Skip to main content Skip to header navigation

13 Incredible women the Academy Awards completely snubbed

The 2016 Academy Awards nomination list is being criticized for its lack of diversity — not just for lack of ethnically diverse characters, but also for its lack of women in front of and behind the camera. Here are 13 women and/or films about women we think should have been nominated. 

1. Sarah Gavron for directing Suffragette

Image: Focus Features

This movie not only told a significant story about the history of women’s rights, it was also a fantastic film full of high-stakes drama, beautiful cinematography and moving performances.

2. Carey Mulligan as Maud Watts in Suffragette

Carey Mulligan as Maud Watts in Suffragette
Image: Allstar/Focus Features

Nominated for Best Actress in 2010 for her role in An Education, Mulligan is one of the most talented young actresses around.

3. Abi Morgan for writing Suffragette

Abi Morgan for writing Suffragette
Image: Lexi Jones/

Best known for writing the movie The Iron Lady, starring Meryl Streep, Morgan is a tremendous writer who knows how to tell women’s stories like no one else.

4. Bel Powley in The Diary of a Teenage Girl

Diary of a Teenage Girl
Image: Sony Pictures Classics

Based on the novel by Phoebe Gloeckner, The Diary of a Teenage Girl is a heartbreaking mother/daughter story that will shake you to your core. Powley is outstanding in the lead role of the teen girl who begins an affair with her mother’s boyfriend.

More: The Diary of a Teenage Girl proves parenting didn’t really exist in the 1970s

5. Marielle Heller for writing the screenplay and directing The Diary of a Teenage Girl

Marielle Heller for writing the screenplay and directing The Diary of a Teenage Girl
Image: FayesVision/

Marielle Heller showed great emotional complexity with her debut feature film, and it’s not surprising that she’s also directed an episode of Transparent. No doubt we’ll be hearing more from Heller in the future.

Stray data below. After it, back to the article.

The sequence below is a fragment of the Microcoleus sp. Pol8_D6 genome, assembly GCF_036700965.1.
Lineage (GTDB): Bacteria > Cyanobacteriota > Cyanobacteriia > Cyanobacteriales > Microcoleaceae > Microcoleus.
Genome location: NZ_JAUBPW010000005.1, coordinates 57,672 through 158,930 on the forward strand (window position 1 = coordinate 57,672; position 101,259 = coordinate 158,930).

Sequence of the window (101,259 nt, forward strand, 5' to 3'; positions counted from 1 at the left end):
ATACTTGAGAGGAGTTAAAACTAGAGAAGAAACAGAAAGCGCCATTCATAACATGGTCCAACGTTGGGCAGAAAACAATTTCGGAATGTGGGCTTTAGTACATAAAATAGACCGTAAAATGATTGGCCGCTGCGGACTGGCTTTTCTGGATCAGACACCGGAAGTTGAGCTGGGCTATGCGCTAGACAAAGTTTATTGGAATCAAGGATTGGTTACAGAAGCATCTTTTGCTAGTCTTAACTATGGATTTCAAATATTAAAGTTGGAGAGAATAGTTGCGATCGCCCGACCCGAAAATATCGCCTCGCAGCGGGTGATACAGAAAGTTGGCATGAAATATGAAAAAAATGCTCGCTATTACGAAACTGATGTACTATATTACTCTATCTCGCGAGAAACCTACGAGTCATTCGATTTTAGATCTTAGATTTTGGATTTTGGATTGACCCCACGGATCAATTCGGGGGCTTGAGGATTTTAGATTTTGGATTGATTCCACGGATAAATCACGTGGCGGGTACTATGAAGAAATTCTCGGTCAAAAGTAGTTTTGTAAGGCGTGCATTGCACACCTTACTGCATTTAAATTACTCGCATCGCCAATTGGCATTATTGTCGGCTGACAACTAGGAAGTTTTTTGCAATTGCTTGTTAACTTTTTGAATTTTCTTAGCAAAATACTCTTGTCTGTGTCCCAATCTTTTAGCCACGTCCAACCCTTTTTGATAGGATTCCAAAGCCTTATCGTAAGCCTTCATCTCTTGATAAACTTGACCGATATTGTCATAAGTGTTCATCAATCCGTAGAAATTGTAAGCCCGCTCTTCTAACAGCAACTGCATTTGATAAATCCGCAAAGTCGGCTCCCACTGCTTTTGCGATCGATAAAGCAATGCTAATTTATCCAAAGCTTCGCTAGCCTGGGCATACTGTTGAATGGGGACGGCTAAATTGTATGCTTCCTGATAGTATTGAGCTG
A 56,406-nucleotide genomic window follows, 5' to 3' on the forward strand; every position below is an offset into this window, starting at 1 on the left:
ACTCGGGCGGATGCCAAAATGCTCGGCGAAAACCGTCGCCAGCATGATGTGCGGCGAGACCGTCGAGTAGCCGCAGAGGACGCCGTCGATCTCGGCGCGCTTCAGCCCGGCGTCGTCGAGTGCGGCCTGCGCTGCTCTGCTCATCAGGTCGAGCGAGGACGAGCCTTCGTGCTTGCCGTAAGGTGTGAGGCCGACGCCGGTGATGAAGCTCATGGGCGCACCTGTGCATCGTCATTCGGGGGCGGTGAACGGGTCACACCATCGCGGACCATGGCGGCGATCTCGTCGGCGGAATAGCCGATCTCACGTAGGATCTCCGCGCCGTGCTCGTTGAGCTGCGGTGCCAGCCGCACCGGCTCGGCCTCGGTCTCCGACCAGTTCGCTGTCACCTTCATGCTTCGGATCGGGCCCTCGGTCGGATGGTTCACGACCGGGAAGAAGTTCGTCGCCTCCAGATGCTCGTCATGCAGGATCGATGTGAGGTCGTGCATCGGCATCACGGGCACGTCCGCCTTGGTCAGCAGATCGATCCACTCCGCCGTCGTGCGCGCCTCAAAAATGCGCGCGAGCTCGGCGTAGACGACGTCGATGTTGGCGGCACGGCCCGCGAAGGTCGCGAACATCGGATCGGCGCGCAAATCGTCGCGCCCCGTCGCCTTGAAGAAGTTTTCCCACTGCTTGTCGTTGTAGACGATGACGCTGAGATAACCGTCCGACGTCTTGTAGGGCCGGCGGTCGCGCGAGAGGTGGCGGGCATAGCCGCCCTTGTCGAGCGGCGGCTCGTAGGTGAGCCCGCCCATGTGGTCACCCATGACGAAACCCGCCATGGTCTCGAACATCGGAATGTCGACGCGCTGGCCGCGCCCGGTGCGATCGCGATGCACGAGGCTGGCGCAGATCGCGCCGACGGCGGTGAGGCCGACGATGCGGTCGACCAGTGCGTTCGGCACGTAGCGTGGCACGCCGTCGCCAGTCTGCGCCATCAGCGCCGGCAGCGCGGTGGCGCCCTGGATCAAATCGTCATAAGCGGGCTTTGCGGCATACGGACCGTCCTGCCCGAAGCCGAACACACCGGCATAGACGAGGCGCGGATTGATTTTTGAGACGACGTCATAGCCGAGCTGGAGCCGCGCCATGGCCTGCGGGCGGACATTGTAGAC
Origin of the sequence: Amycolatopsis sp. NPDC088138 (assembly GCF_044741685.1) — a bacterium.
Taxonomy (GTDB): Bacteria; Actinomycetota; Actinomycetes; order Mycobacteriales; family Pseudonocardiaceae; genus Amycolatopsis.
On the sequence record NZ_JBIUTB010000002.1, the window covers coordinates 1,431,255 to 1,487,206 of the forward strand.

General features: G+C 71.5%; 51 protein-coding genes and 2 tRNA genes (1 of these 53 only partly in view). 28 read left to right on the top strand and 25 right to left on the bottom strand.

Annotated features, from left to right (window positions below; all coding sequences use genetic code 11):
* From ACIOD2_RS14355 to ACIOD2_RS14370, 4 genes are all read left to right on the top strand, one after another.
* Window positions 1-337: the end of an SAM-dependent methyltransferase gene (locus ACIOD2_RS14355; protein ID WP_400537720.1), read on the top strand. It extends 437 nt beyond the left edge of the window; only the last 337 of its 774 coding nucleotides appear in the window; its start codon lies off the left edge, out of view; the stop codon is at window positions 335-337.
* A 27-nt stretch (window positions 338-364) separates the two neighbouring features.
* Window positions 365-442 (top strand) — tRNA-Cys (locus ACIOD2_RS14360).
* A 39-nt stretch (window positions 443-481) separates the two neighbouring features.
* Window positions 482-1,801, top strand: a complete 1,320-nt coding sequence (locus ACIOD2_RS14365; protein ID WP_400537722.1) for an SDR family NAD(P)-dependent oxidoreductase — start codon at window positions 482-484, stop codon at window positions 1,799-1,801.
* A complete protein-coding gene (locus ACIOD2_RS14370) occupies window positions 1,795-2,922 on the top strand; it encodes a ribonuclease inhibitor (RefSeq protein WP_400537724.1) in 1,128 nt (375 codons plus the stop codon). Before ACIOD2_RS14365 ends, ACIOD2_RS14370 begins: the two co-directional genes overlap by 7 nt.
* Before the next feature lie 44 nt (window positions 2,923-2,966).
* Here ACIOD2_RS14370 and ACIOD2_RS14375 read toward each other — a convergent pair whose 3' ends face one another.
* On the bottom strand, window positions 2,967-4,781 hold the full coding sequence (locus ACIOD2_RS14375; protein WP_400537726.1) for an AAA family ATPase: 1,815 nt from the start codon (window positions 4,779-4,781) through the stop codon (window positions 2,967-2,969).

6. Teyonah Parris as Lysistrata in Chi-Raq

Image: Roadside Attractions

Chi-Raq, directed by Spike Lee, is hands down one of the most important films of the decade. Dealing with gun violence on the South Side of Chicago, Lysistrata (Parris), decides to go on a sex strike. Of course, this is based on the ancient Greek play, Lysistrata, but because all the dialogue is spoken like a rap song in rhymed couplets, it takes the storytelling to a whole new level. Parris is superb as the clever and sexy Lysistrata and should have at least been nominated for Best Supporting Actress.

More: 9 Ways Spike Lee’s Chi-Raq film copies a famous Greek play

7. Amy Schumer for writing Trainwreck

Image: Universal Pictures

We know Schumer is as funny as she is edgy. We could make a solid argument that Trainwreck was the most hilarious film of the year.

8. Star Wars: The Force Awakens for Best Picture

Star Wars: The Force Awakens for Best Picture
Image: Star Wars/YouTube

The Academy may now nominate up to 10 films for Best Picture, but chose only to include eight this year for some unknown reason. If The Force Awakens had been nominated, it would have likely ensured high ratings for the awards show due to the large Star Wars fan base.

9. Daisy Ridley as Rey in Star Wars: The Force Awakens

Daisy Ridley
Image: Disney

Ridley played a forceful character who’s a lot more than a princess. Not that Princess Leia is chopped liver; we love her, too!

More: 7 Ways Star Wars: The Force Awakens is the most female-driven film of them all

10. Lily Tomlin as Elle Reid in Grandma

Image: Sony Pictures Classics

Tomlin is a national treasure and, surprisingly, has only been nominated once for an Oscar — for her role in 1975’s Nashville.

11. Cinderella for Best Picture

Image: Disney

Sure, it’s a fairy tale, but it was pure magic! From Cate Blanchett’s Evil Stepmother to Helena Bonham Carter’s Fairy Godmother, this is cinema at its best.

12. Maggie Smith as Miss Shepard in The Lady in the Van

Lady in the Van
Image: Sony Pictures Classics

Perhaps because she’s already won two Oscars, the Academy thought it was OK to skip her this year, but she was outstanding in this role.

13. Helen Mirren as Hedda Hopper in Trumbo

Image: Bleeker Street Films

Mirren was electric in her scenes with Bryan Cranston, who played the title role, giving the largely stiff biopic some wit and pizzazz.

The 88th Academy Awards will air Feb. 28, 2016.

Leave a Comment